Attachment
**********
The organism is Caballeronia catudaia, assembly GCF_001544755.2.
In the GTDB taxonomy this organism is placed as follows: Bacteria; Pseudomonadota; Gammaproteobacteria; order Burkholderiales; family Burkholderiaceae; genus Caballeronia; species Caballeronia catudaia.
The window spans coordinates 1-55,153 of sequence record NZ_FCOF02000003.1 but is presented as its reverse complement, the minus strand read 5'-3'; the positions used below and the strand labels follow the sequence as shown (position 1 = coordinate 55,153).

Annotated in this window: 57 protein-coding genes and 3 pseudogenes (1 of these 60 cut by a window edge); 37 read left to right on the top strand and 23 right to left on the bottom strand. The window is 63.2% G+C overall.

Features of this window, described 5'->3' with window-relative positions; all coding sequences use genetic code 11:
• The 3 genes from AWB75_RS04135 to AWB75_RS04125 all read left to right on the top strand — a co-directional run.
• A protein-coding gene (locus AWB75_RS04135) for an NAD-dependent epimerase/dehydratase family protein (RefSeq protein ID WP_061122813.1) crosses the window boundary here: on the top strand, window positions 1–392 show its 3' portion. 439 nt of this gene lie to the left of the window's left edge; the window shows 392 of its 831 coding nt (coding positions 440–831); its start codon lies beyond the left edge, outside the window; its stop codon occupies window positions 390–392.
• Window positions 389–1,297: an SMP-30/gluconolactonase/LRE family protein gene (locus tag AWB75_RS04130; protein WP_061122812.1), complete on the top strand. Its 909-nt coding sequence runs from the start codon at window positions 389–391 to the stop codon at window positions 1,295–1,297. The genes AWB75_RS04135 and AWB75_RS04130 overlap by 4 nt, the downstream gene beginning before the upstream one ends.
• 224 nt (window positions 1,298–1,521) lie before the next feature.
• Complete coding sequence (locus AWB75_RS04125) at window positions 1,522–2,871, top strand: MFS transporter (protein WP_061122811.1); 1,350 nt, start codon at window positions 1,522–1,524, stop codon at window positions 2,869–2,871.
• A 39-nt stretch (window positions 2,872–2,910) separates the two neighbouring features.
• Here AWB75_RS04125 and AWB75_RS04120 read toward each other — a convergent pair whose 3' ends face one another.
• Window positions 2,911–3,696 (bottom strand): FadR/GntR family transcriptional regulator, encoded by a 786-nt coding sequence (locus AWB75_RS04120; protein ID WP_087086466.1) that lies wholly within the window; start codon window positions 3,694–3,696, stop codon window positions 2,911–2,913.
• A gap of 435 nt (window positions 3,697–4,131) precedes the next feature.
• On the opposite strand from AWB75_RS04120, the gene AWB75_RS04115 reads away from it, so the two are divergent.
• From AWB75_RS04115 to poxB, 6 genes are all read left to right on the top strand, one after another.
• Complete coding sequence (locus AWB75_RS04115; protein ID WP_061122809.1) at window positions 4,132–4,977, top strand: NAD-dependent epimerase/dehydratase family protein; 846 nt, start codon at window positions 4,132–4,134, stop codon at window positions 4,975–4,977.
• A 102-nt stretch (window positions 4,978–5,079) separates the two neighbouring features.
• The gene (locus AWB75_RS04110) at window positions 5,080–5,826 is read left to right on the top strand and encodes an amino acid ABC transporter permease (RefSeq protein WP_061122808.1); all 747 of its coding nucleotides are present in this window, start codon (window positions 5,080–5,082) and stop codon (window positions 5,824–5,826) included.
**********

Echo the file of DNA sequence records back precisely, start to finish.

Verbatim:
The organism is Caballeronia catudaia, assembly GCF_001544755.2.
In the GTDB taxonomy this organism is placed as follows: Bacteria; Pseudomonadota; Gammaproteobacteria; order Burkholderiales; family Burkholderiaceae; genus Caballeronia; species Caballeronia catudaia.
The window spans coordinates 1-55,153 of sequence record NZ_FCOF02000003.1 but is presented as its reverse complement, the minus strand read 5'-3'; the positions used below and the strand labels follow the sequence as shown (position 1 = coordinate 55,153).

Annotated in this window: 57 protein-coding genes and 3 pseudogenes (1 of these 60 cut by a window edge); 37 read left to right on the top strand and 23 right to left on the bottom strand. The window is 63.2% G+C overall.

Features of this window, described 5'->3' with window-relative positions; all coding sequences use genetic code 11:
• The 3 genes from AWB75_RS04135 to AWB75_RS04125 all read left to right on the top strand — a co-directional run.
• A protein-coding gene (locus AWB75_RS04135) for an NAD-dependent epimerase/dehydratase family protein (RefSeq protein ID WP_061122813.1) crosses the window boundary here: on the top strand, window positions 1–392 show its 3' portion. 439 nt of this gene lie to the left of the window's left edge; the window shows 392 of its 831 coding nt (coding positions 440–831); its start codon lies beyond the left edge, outside the window; its stop codon occupies window positions 390–392.
• Window positions 389–1,297: an SMP-30/gluconolactonase/LRE family protein gene (locus tag AWB75_RS04130; protein WP_061122812.1), complete on the top strand. Its 909-nt coding sequence runs from the start codon at window positions 389–391 to the stop codon at window positions 1,295–1,297. The genes AWB75_RS04135 and AWB75_RS04130 overlap by 4 nt, the downstream gene beginning before the upstream one ends.
• 224 nt (window positions 1,298–1,521) lie before the next feature.
• Complete coding sequence (locus AWB75_RS04125) at window positions 1,522–2,871, top strand: MFS transporter (protein WP_061122811.1); 1,350 nt, start codon at window positions 1,522–1,524, stop codon at window positions 2,869–2,871.
• A 39-nt stretch (window positions 2,872–2,910) separates the two neighbouring features.
• Here AWB75_RS04125 and AWB75_RS04120 read toward each other — a convergent pair whose 3' ends face one another.
• Window positions 2,911–3,696 (bottom strand): FadR/GntR family transcriptional regulator, encoded by a 786-nt coding sequence (locus AWB75_RS04120; protein ID WP_087086466.1) that lies wholly within the window; start codon window positions 3,694–3,696, stop codon window positions 2,911–2,913.
• A gap of 435 nt (window positions 3,697–4,131) precedes the next feature.
• On the opposite strand from AWB75_RS04120, the gene AWB75_RS04115 reads away from it, so the two are divergent.
• From AWB75_RS04115 to poxB, 6 genes are all read left to right on the top strand, one after another.
• Complete coding sequence (locus AWB75_RS04115; protein ID WP_061122809.1) at window positions 4,132–4,977, top strand: NAD-dependent epimerase/dehydratase family protein; 846 nt, start codon at window positions 4,132–4,134, stop codon at window positions 4,975–4,977.
• A 102-nt stretch (window positions 4,978–5,079) separates the two neighbouring features.
• The gene (locus AWB75_RS04110) at window positions 5,080–5,826 is read left to right on the top strand and encodes an amino acid ABC transporter permease (RefSeq protein WP_061122808.1); all 747 of its coding nucleotides are present in this window, start codon (window positions 5,080–5,082) and stop codon (window positions 5,824–5,826) included.